Glad you’re making progress! By the end of this, we’ll be able to get you onboard with the Channels backlog :stuck_out_tongue_winking_eye:

OK… Perhaps I’m a bit lost by exactly what you mean by Run the worker:thinking:

As I’d describe it, the Worker is a process listening to a particular channel (name) (or set of those) and then routing any messages to a particular consumer.

So testing, I can either run the worker process, pop messages into the channel layer, and assert they’re correctly handled — this being more E2E style…

OR I can get the consumer and send messages to it directly, using ApplicationCommunicator — this letting my avoid running the worker but testing just my consumer logic. (I might prefer this way for development, then add an E2E smoke-test to make sure it was wired up correctly…)

:thinking:

Ok, there may be some terminology mismatch here - let me see if I can clarify without making things worse.

The overall architecture, as I’m using it:
Channels 1

So I’m using the term “Worker” in the context as described at Worker and Background Tasks — Channels 3.0.4 documentation

The consumers:

  • Receive messages from the browser(s),
  • Figures out which worker needs to process that message
  • Forwards the message to the right worker, via the channel layer

The guts of the work is being done in the workers.

What’s not shown in the diagram is that a worker, in the process of handling a message, could post additional messages to also be processed by the same worker, or by a different worker. So running the worker in this context means that the worker process is listening to 4 channels.

That’s what I’m wanting to test. I need to send a message to worker “A”, and (potentially) wait for responses from workers “A” and “B”.

One final aspect of this is that the logic for worker “A” is really quite trivial.

  • Read the message,
  • Get some state information from a Model,
  • Call a function as identified by the combination of message and state
    • Determine the new state,
  • Prepare a response by calling a different function

So what I’m really trying to test here is a state machine.

Testing the logic isn’t the issue. These tests are being created to test all the state transitions and verify that the state machine is accurate.

What I have working:
Current pytest
This works, but every time I make a change to the worker, I need to restart it before restarting the tests.

I wouldn’t really call this E2E, because I’m completely bypassing the Consumer layer. But I acknowledge that it’s not truly a “unit test” either because of the dispatch from worker “A” to worker “B”.
In theory, I should test the message to worker “B” separately from the message to worker “A”, and I’m not ruling that out as an option.

Where I’m trying to get to:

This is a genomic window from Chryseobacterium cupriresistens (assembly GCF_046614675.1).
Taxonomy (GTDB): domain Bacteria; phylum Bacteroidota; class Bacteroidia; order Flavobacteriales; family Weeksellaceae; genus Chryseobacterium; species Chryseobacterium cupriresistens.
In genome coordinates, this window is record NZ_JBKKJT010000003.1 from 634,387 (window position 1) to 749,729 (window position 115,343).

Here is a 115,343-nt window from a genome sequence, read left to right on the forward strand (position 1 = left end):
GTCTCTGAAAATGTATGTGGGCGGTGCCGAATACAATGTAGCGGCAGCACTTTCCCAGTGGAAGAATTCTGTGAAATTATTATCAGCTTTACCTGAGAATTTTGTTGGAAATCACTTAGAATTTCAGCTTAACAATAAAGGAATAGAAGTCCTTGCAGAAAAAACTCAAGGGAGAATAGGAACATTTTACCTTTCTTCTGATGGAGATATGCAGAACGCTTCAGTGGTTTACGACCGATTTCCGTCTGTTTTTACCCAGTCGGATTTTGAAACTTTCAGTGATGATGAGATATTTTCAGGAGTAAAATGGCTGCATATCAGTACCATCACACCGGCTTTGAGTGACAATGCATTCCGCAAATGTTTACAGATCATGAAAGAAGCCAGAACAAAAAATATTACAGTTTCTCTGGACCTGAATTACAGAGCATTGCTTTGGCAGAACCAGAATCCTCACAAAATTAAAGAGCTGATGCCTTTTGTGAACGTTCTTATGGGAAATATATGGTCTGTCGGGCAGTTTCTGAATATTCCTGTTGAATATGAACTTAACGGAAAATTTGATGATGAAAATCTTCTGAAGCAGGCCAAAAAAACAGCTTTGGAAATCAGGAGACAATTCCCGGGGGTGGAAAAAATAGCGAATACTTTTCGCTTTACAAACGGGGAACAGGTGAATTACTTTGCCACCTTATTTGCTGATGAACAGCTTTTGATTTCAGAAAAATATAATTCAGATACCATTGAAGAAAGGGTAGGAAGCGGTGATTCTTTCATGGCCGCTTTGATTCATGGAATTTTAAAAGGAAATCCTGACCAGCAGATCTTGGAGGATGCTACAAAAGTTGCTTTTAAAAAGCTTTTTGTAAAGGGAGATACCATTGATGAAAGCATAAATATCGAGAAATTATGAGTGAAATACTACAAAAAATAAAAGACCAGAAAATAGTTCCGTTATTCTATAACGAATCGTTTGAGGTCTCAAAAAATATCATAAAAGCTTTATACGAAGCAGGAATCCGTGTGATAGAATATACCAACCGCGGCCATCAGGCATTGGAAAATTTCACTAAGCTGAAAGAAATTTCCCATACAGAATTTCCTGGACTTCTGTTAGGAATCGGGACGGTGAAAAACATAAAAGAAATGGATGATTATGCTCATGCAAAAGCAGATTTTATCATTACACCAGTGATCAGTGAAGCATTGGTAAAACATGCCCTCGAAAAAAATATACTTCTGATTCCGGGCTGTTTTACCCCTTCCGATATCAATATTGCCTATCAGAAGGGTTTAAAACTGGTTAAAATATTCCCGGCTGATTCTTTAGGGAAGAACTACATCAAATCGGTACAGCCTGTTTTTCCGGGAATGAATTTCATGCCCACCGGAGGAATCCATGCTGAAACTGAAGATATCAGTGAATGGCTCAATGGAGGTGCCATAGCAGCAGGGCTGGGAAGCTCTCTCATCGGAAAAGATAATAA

Desired

Now, if I start a separate thread within a fixture, I can (kinda, sorta, effectively) do this now. The problem is that I’m not cleanly stopping that thread after a test.

What I’d really like to get to:
Ultimate

And that’s where I have some ideas.

Also, in thinking more about it based on what you’ve said, I may try the even more simplified version:
Ultimate 1

Like I said - I ain’t done yet…

1 Like

And I’ve got it working!

Not sure I understand exactly why - or if there are better ways of doing this - but I’ve got a fixture working that starts a Worker task in the current event loop, communicating with my tests through the InMemoryChannelLayer. Success!

(Yea, I’m happy.)

I’m quite impressed by the performance, too. A simple “ping” / “pong” exchange from the test to/from a Worker completes in sub-MS times.

Thanks again for your thoughts, ideas, and wisdom. Now all I have to do is code up a 20-state, 400-transition state machine and ensure it all works…

1 Like

This is the fixture I’m currently using. It works for me, I don’t know where the dark corners and scary monsters may be residing. What I did was follow the chain of events from manage.py, through runworker.py, worker.py, and into the run method of server.py. I got rid of all the configuration handling code, since I decided it wasn’t relevant in a “test” environment, and reduced everything else down to the minimum amount of code that was absolutely required for it to work.

What I ended up with is this:

# Among other imports
from channels.layers import get_channel_layer
from channels.routing import get_default_application
from channels.worker import Worker
import pytest_asyncio

@pytest.fixture(scope="session")
def event_loop():
    loop = asyncio.get_event_loop_policy().new_event_loop()
    return loop

@pytest_asyncio.fixture(scope="session", autouse=True)
async def my_live_server(event_loop):
    os.environ.setdefault('DJANGO_SETTINGS_MODULE', 'mpge_channels.settings')
    server = Worker(
        application=get_default_application(),
        channels=['channel-1', 'channel-2'], # As defined in asgi.py
        channel_layer=get_channel_layer(),
    )
    checker_task = asyncio.create_task(server.application_checker())
    handle_task =  asyncio.create_task(server.handle())

    yield handle_task

    checker_task.cancel()
    handle_task.cancel()
    asyncio.gather(checker_task, handle_task, return_exceptions=True)

A test can then look something like this:

@pytest.mark.django_db(databases=['default'])
@pytest.mark.asyncio
async def test_channel_layer():
    channel_layer = get_channel_layer()
    channel_name = await channel_layer.new_channel()
    await channel_layer.send(
        'channel-1',
        {
            "type": "channel.ping",
            "channel": channel_name,
            "text": "This is a test"
        }
    )
    try:
        response = await asyncio.wait_for(channel_layer.receive(channel_name), 1)
        # verify the response
    except asyncio.exceptions.TimeoutError:
        # No response received in time

Hey @KenWhitesell — this is good stuff!

From your long post the other day, I was going to suggest both these points — but you made it first :smiley:

I shall be bookmarking this topic, and sending folks this way. It would make a super talk/post/…